The bond market is sending a warning to the Federal Reserve: a false step could leave the U.S. bogged down in a disinflationary quagmire well into the next decade.
The Fed has pumped almost $4 trillion into the financial system through debt purchases and kept interest rates near zero for seven years to help push price gains toward its 2 percent target. Yet break-even rates -- the gap between fixed-rate and inflation-indexed Treasuries -- suggest investors see a growing risk policy makers will drive prices in the other direction if they start raising interest rates next month.
U.S. government debt is “priced for inflation never to pick up,” said Michael Pond, head of global inflation-linked research in New York at Barclays Plc, one of 22 primary dealers that trade with the Fed. “The market is implying that tightening will be a policy error.”
The decline in break-even rates to levels at or below those reached in January -- before the European Central Bank began $1.1 trillion of its own bond purchases and China devalued its currency -- is even more alarming given that global policy makers now have fewer tools at their disposal to boost prices.
“If they had little to work with in the past, they have virtually nothing to work with now,” said Gregory Whiteley, a money manager at Los Angeles-based DoubleLine Capital LP, which oversees $76 billion.
The drop in inflation expectations has accelerated since the Fed’s July meeting, where policy makers appeared intent on raising interest rates before year-end.
Two-year Treasury breakevens fell to within a quarter-percentage point of zero Thursday. What’s more, expectations for inflation in Germany have fallen to 0.37 percent over the next five years, while in the U.K. they’ve tumbled to 2.25 percent, down 0.44 percentage point from just three months earlier.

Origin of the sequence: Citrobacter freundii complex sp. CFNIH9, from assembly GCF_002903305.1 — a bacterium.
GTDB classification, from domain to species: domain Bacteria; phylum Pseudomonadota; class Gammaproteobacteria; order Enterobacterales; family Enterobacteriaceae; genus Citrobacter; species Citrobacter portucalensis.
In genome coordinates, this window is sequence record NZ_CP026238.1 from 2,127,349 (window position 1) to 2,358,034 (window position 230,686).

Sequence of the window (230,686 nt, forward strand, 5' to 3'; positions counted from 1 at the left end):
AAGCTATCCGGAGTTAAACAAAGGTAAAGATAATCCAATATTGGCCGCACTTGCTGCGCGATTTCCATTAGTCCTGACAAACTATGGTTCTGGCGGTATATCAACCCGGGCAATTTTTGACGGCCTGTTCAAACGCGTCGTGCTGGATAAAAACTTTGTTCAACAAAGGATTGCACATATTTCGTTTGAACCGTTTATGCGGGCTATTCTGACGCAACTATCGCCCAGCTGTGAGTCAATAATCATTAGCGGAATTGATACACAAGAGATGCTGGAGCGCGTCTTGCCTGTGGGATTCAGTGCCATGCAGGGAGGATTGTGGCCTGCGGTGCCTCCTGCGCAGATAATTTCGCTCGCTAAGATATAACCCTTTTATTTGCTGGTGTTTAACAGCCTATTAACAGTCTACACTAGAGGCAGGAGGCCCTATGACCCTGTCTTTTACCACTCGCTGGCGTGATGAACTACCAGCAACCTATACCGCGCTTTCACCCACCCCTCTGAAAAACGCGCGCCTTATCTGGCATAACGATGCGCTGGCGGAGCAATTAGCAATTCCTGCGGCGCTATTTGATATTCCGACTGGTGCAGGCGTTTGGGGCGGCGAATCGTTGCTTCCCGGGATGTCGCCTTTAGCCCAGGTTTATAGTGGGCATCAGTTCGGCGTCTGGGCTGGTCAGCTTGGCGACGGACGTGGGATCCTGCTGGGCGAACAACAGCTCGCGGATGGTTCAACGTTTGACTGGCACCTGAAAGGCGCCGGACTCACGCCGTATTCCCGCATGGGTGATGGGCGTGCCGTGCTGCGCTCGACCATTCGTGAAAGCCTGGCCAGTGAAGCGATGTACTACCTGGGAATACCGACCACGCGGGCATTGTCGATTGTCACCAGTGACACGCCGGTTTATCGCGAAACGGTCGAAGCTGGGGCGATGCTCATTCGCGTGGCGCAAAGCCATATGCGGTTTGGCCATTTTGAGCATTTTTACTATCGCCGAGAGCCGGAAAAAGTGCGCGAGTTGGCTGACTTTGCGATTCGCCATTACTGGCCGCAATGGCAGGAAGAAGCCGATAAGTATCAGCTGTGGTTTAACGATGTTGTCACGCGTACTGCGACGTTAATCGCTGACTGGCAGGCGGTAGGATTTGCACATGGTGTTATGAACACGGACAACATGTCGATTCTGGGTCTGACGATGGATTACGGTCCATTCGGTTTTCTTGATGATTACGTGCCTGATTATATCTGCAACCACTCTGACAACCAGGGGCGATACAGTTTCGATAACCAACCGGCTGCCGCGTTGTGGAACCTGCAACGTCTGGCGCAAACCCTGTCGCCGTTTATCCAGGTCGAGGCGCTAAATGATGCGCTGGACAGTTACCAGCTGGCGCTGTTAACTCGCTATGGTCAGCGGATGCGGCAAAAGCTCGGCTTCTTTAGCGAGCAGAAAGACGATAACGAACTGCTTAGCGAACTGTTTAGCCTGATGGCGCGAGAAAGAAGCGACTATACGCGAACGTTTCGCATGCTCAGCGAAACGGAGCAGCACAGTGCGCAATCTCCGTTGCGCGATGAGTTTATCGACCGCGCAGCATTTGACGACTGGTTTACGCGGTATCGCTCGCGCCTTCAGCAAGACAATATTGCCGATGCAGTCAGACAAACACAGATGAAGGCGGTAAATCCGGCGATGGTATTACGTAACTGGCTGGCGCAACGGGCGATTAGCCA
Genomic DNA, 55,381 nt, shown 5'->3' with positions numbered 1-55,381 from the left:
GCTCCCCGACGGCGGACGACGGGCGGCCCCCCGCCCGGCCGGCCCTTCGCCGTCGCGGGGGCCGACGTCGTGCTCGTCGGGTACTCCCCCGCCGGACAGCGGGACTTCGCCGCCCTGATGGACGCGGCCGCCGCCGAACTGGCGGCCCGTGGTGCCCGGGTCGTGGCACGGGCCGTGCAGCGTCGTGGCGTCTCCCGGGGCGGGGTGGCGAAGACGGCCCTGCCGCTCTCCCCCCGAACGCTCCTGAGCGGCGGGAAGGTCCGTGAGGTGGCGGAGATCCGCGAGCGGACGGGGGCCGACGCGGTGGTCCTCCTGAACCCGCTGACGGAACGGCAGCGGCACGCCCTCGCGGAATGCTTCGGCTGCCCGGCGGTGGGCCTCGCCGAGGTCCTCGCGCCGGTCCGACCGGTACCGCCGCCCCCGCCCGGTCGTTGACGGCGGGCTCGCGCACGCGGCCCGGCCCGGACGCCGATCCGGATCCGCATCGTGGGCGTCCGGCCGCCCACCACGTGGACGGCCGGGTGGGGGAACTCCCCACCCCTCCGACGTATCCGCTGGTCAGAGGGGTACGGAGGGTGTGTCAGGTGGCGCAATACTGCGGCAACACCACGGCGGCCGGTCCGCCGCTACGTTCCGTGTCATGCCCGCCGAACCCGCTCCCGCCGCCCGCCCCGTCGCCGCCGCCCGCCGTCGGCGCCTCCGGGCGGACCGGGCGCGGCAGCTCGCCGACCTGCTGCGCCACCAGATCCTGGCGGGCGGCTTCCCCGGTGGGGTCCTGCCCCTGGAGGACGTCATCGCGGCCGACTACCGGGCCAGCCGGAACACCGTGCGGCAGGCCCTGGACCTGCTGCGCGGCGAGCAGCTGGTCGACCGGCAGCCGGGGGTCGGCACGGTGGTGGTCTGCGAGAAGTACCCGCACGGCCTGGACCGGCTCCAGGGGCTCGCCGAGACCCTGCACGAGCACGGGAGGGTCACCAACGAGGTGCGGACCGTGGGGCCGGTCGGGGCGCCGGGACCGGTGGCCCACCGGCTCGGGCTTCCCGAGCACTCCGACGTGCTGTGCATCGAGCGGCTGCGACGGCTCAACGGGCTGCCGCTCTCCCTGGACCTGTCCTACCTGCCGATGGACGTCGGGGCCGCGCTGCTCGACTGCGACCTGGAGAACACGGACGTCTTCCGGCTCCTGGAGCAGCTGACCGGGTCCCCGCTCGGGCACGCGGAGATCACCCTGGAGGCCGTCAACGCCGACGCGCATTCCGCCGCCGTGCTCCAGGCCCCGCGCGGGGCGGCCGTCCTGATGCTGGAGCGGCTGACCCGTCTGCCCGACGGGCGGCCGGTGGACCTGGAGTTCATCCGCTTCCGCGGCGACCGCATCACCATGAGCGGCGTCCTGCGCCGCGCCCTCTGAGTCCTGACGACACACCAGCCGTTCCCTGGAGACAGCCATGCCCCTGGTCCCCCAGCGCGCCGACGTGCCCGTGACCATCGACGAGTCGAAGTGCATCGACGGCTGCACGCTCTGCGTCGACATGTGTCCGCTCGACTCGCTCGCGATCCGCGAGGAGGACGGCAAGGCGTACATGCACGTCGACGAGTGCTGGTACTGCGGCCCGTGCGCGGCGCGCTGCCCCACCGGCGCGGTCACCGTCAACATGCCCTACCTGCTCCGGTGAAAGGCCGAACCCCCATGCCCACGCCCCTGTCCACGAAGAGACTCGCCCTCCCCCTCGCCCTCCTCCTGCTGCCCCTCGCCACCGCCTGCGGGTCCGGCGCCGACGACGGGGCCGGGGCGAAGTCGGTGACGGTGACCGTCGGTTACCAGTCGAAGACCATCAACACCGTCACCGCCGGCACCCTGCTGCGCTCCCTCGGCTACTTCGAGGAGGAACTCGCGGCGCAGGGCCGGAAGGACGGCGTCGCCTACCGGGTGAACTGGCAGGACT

In the options market, traders are also wagering that inflation will cool. They’re paying the most since July 2012 for two years of protection against declining U.S. prices. Oil fell as low as $39.86 Friday, headed for the longest run of weekly declines in almost three decades.
Longer-term inflation forecasts, traditionally less sensitive to energy prices, haven’t been immune. One measure of 10-year forecasts for inflation neared its lowest level in five years on Thursday.
“It’s not looking pretty in the inflation market,” said George Goncalves, head of interest-rate strategy at Nomura Holdings Inc., also a primary dealer. “Where’s the fire? Where’s the rush to hike?”
Still, minutes from the central bank’s July policy meeting, released Wednesday, showed officials are concerned about stubbornly low inflation, leading traders to scale back odds of a rate boost next month.
The probability traders assign a rate rise in September has dropped to 32 percent from about 50 percent earlier this week, based on the assumption that the effective fed funds rate will average 0.375 percent after liftoff.
“I don’t see them hiking unless the data all of a sudden takes a turn,” said Ed Acton, a U.S. government-bond strategist at RBS Securities Inc. in Stamford, Connecticut.
Even so, the bond market’s forecasts for inflation continues to drop. Officials may dismiss the decline on the view that it’s correlated with falling energy prices, said Pond at Barclays. Other commodities, including nickel and copper, have tumbled this year as global demand slows.
The biggest risk is “you tighten and you realize it’s in an environment where the global economy is weakening and the U.S. economy is weakening by default as well,” said Jack McIntyre, a money manager who oversees $58 billion at Brandywine Global Investment Management LLC in Philadelphia.